Rolling hills. Jaw-dropping views. Lush rows of vines. California’s vineyards are just one example of the beauty of agriculture. Just like in the bright green lettuce fields of the Southwest and golden wheat fields of the Midwest, along with the scenery comes the realities of working in agriculture. Farming is hard work and vineyards come with their own unique challenges.
Hilly or flat, the terrain can be tough to navigate, with narrow rows and tight corners. In addition to vines filled with delicate grapes come stems, pests, and disease. Mechanical vineyard equipment is specialized to meet the demands and having the right machines for the various types of work is key to success.
While there are several different vineyard solutions for each phase and task in the growing cycle, it is important to begin with one of the most important machines; a staple on every farm: the tractor.
A Specialty Tractor for Vineyards
In 2015, John Deere re-entered the vineyard market by introducing a new suite of tractors, the 5G series, specifically designed for the unique characteristics of these fields. This series launched with the 5GV and 5GN tractors, specially-designed narrow models that fit between close vineyard rows and have a tight turning radius for easy maneuverability.
A vineyard-specific tractor is crucial and is often used year-round in the fields, either paired with an attachment or alongside other task-specific machines. Here is a sampling of how RDO Equipment Co. supports vineyard growers with specialty equipment throughout the crop year.
Winter Maintenance and Management
After wrapping harvest in late fall, the vineyard winter season begins in December and lasts through February. During this season, canopy maintenance and management are done to prep the vines for the best sunlight potential, as well as pest and disease management.
Vineyard pruning can be done with a few different machines, among the most popular is the Binger VSL 07 P. This pre-pruner works well mounted on the front of a John Deere 5090GV and can be set up for VSP canopy or California sprawl. It is lightweight so it can be used on steep slopes and difficult terrain, and its counter-rotating shearing discs cut vines at the grower’s desired height.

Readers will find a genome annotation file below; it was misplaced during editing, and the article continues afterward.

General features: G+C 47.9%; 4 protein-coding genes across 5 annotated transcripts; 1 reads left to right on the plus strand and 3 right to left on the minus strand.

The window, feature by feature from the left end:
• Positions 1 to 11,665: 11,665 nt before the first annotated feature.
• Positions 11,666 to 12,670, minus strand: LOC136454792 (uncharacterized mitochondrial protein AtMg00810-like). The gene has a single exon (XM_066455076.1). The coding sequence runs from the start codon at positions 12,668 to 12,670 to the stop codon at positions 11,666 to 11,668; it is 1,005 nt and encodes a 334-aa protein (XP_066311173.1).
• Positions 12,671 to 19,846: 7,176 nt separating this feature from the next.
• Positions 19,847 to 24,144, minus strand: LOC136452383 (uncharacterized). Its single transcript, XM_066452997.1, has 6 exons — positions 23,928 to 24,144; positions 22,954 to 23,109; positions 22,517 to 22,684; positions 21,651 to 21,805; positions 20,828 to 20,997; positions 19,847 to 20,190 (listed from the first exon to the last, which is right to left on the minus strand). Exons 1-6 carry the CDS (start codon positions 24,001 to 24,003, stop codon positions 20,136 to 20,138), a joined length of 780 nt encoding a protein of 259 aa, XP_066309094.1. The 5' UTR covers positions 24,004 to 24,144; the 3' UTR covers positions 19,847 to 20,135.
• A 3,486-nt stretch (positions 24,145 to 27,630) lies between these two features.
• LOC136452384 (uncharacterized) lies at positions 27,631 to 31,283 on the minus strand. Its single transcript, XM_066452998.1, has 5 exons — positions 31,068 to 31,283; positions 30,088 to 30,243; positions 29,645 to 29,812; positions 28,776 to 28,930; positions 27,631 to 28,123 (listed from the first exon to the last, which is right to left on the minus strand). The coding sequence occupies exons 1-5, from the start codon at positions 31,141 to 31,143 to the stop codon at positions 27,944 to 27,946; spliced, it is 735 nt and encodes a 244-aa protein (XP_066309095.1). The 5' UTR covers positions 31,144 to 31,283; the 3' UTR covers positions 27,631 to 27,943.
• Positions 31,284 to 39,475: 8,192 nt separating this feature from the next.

After pruning is done, the process is not yet complete. To properly clean up the trimmings, growers can swap out the pruner for a pull-behind flail mower attachment to grind up the leftover trimmings.
Spring Spraying and Weed Management
Maintenance continues into the spring, moving from field prep to ground management. Not just in California, growers are moving away from traditional herbicide spraying and taking a different approach to weed management. Braun’s vineyard equipment cleans and removes weeds mechanically, without using any chemical.
For growers who prefer to manage weeds with traditional spraying, a variety of tow-behind and machine-mounted sprayers are available. Blueline Mfg. makes a great pull-type sprayer called the AccuTech. This sprayer accommodates several different spray head configurations.
Watch to learn more about how the AccuTech’s rate control, data transfer, and technology help vineyard growers make better agronomic and operational decisions.
Another option is the FMR, a tangential fan sprayer that’s designed to save on input costs and product, while penetrating even the thickest canopies. Not only does it reduce drift, its unique design features rate control and the ability to recapture nutrient that doesn’t stick to the vines after being sprayed. This recaptured material is filtered and reused, saving up to 50 percent on the total amount of product applied.
Watch to see the FMR sprayer in action and learn more about its unique design and performance.
Summer Leafing and Trimming
Spraying typically continues into the summer months, with additional maintenance tasks including leafing and trimming.
Depending on the grape variety, a grower may want more sunlight to reach the crop. Many also trim back the canopy to avoid excess moisture retention and possible mold. The complete process brings good air circulation to prevent disease, while leaving remaining grapes and berries looser, in position to develop a harder skin and remain on the vine longer for a healthier crop.
ERO’s VITIpulse Defoliator removes leaves and flower clusters using compressed air, while Binger Seilzug offers a few different leaf removers under the EB490 model name. This machine uses counter rotating rollers to pull leaves from the vine, while leaving the grapes unharmed. A new product from ERO, the VITIpulse Combi Defoliator combines a roller defoliator with air blast technology to offer both functions in one machine.
No matter what method is used, quality machines will efficiently remove leaves, while leaving minimal damage to the vines and fruit.
The full season of vineyard management is important, yet harvest often takes center stage, as the money-making time of the cycle. Gregorie is one of the leading grape harvesters, offering a built-in destemming function, which results in a very clean end product headed to the wineries.
More than three decades after the launch of the first grape harvesters, manufacturers continue to deliver new equipment opportunities for vineyards. Machines and attachments are now available to offer growers year-round support, starting with initial management, continuing with maintenance and spraying, and lasting through end-of-season harvest.
About the Author
For nearly 10 years, Jeremy Smith has enjoyed helping RDO customers find solutions to their problems. As a Product Manager, Jeremy focuses on introducing and developing sustainable new technology for vineyards and orchards. He has a passion for working with his team members, a dedicated group who he says is always working to push the industry forward towards great sustainability and efficiency for grower customers.